Let's say we're making a 3D, third-person game where the camera is generally quite zoomed out. Close up sequences - where the camera focuses on a small portion of the scene, such as a cluttered desk or drawer - are a handy way of letting the player interact with things that would otherwise be hard to spot. We can do this by switching to a new GameCamera that lets us interact with such Hotspots, and then provide a means to switch back to our regular camera.
A Hotspot's Limit to Camera field is useful here, as it can force a Hotspot to only be interactive when a specific GameCamera is active, making it non-interactive outside of the close-up.
In the last tutorial, we introduced parameters - a handy way of recycling ActionLists for different situations. This time, we'll see how we can set parameter values in advance - and how this can help us exit a "close-up" sequence.
Let's start by creating a new Button that will appear while we're in a close-up - that we can click to exit the sequence. In the Menu Manager, add a new Menu and name it Exit Closeup. We'll want it to hide if we pause the game or enter a cutscene, so set its Appear type to During Gameplay. So that it doesn't turn on as soon as we start the game, though, check Start game locked off?:
We can re-style it later using Unity UI, but for now leave its Source as Adventure Creator, and set its Position to Aligned, and Alignment to Lower Right. That'll cause its elements to appear in the lower-right corner.
Next we'll make the button itself. Choose Button from the list of Element types below, and click Add new. Name the button Back Button.
Rather than using a label for our button, let's give it a texture instead. Remove the text in the Button text box, and set it's Background texture to arrow-down, which is available in Assets/AdventureCreator/Graphics/Textures.
If your arrow is too large, you can reduce it by changing the button's Size to Manual, and reducing the slider values. Your button should look something like this:
We should give some visual feedback when the player's mouse hovers over it, so assign a Highlight texture as well. The green.png texture works well, and it's found in the same folder as the arrow.
Now lets work on the "close up" sequence itself. Create a new ActionList asset (Create → Adventure Creator → ActionList) and name is Begin Closeup.
When we start such a sequence, we're going to want to switch to a new camera, prevent the Player from moving normally, and unlock the Menu we've just made. In this new ActionList, we can do this by creating Camera: Switch, Player: Constrain and Menu: Change state Actions respectively:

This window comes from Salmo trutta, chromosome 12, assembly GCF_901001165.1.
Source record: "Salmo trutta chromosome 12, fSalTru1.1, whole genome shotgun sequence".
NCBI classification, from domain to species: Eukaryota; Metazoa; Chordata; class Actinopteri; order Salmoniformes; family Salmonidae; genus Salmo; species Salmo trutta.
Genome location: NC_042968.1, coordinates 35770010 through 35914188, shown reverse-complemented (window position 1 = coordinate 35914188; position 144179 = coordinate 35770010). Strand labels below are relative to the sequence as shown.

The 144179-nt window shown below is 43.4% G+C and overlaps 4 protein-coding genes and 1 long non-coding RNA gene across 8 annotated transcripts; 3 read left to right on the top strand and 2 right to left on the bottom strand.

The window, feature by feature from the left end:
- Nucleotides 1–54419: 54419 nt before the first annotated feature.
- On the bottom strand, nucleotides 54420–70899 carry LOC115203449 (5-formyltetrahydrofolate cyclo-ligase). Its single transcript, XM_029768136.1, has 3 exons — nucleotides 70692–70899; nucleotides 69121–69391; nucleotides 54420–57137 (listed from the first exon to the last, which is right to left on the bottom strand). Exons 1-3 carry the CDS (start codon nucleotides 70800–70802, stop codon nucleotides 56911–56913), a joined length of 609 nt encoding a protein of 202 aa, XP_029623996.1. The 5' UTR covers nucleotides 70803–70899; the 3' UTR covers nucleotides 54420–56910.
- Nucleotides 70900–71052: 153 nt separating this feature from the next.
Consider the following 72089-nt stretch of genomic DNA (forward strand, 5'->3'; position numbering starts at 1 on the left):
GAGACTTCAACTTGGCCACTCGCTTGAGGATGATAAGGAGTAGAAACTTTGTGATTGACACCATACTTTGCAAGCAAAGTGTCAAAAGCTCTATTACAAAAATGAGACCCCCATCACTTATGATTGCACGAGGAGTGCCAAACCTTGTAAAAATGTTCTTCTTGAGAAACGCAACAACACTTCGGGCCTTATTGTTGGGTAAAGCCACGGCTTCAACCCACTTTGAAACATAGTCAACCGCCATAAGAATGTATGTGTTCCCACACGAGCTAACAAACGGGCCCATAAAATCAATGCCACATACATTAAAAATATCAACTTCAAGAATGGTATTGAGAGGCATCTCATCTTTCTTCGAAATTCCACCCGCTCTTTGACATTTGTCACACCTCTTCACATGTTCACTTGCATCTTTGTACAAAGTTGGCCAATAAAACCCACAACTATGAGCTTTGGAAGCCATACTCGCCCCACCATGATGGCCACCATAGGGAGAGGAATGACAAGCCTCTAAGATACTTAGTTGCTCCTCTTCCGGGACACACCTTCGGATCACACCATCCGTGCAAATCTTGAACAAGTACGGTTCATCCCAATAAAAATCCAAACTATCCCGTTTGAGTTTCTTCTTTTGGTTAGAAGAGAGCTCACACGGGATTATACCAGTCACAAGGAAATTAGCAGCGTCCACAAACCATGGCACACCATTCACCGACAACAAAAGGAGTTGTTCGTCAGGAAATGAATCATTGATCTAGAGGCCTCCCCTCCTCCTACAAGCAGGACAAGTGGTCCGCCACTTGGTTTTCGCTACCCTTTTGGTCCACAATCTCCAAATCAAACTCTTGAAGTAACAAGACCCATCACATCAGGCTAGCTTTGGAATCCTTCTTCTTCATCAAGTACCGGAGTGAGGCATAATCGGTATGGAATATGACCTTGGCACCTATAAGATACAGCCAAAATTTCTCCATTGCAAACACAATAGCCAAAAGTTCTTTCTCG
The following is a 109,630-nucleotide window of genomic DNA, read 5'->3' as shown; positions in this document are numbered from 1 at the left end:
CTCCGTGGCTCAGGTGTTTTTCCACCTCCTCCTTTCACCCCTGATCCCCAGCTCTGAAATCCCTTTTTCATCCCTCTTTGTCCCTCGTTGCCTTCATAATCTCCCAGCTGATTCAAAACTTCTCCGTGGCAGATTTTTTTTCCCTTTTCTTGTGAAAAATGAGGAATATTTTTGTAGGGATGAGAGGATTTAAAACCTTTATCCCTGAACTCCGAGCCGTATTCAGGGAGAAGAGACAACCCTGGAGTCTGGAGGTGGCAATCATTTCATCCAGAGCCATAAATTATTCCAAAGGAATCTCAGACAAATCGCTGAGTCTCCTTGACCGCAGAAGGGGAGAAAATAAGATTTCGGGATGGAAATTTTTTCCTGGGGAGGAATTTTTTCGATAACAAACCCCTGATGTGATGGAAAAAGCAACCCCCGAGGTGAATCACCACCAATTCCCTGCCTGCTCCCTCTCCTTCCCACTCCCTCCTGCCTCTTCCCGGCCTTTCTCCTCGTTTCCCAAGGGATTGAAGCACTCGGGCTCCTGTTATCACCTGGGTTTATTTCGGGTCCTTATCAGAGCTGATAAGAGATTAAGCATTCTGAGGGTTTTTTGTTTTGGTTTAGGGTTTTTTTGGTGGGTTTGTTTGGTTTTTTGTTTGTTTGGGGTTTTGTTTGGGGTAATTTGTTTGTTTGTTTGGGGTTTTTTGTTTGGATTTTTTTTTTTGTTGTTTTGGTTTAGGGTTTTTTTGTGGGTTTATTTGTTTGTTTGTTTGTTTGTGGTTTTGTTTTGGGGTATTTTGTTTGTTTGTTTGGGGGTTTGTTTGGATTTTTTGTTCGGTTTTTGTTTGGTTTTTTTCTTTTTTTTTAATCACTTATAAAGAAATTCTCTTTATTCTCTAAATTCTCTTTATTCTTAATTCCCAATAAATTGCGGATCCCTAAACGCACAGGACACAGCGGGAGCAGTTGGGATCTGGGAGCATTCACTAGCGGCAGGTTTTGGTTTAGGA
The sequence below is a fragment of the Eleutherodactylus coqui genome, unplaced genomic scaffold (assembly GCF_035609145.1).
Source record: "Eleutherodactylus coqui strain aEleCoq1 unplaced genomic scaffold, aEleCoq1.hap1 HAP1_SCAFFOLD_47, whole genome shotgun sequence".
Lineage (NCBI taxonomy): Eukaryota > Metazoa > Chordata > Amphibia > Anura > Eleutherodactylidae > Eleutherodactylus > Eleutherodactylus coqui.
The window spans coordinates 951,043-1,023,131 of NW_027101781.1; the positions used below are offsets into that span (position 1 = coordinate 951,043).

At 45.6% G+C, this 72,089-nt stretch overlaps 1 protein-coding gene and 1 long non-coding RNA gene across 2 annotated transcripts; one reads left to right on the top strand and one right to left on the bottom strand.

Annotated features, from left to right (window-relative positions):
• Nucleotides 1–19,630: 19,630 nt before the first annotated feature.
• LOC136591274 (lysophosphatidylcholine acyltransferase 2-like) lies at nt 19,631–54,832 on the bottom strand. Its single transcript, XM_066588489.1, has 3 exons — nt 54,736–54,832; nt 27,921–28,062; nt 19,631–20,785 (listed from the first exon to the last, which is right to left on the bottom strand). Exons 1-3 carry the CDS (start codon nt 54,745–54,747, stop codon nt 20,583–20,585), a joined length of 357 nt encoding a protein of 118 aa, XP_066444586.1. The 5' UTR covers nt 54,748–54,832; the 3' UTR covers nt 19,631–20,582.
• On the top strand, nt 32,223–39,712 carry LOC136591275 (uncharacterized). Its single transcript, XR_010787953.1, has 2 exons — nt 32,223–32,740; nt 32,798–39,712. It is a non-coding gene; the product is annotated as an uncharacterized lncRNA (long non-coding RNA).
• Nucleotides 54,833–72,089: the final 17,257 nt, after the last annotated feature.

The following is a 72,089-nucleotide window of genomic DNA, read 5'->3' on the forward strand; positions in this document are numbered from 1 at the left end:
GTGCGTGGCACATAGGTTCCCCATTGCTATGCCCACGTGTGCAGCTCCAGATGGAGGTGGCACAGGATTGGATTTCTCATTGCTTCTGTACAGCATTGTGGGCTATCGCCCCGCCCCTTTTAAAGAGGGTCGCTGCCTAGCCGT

Because each close-up sequence will have its own camera, we'll override the New camera field with a parameter. In the ActionList assets list of properties, create a new Game Object parameter named Camera on enter:
We can then override the Camera: Switch Action's New camera field with this parameter:
Whenever we want to begin a close-up sequence, we can now create a camera for it, and use the ActionList: Run Action to trigger it:
Now let's make another ActionList to exit the close-up. This'll be very similar to the last one we made, so we can duplicate Begin Closeup, rename it End Closeup, and adjust the parameter name and Actions as follows:
Here, we just changed the parameter's name to Camera on exit, made the Player: Constrain Action allow player movement, and the Menu: Change state Action lock the menu instead.
We can run this ActionList whenever we click the Button by assigning it in the Button's ActionList to run field:
But what about this ActionLists Camera on exit parameter? This parameter should be set to the camera that we want to return to once the close-up is over - but we want to set this at the time the close-up begins.
We can do this by creating this same parameter in our Begin Closeup ActionList, and transfer its value over to End Closeup. In Begin Closeup, create another GameObject parameter named Camera on exit:
Our ActionList: Run Action will now update with this parameter - so that we can set it at the time the sequence begins:
Now, all we need to do is transfer this parameter from Begin Closeup to End Closeup. We can do this by adding another ActionList: Run Action - only this time, we'll set the Run mode to Set Parameters Only:
Then, set the Camera on exit field to Begin Closeup's parameter of the same name. That way, when the close-up begins, the End Closeup ActionList will have its parameter set up in advance of us clicking the button.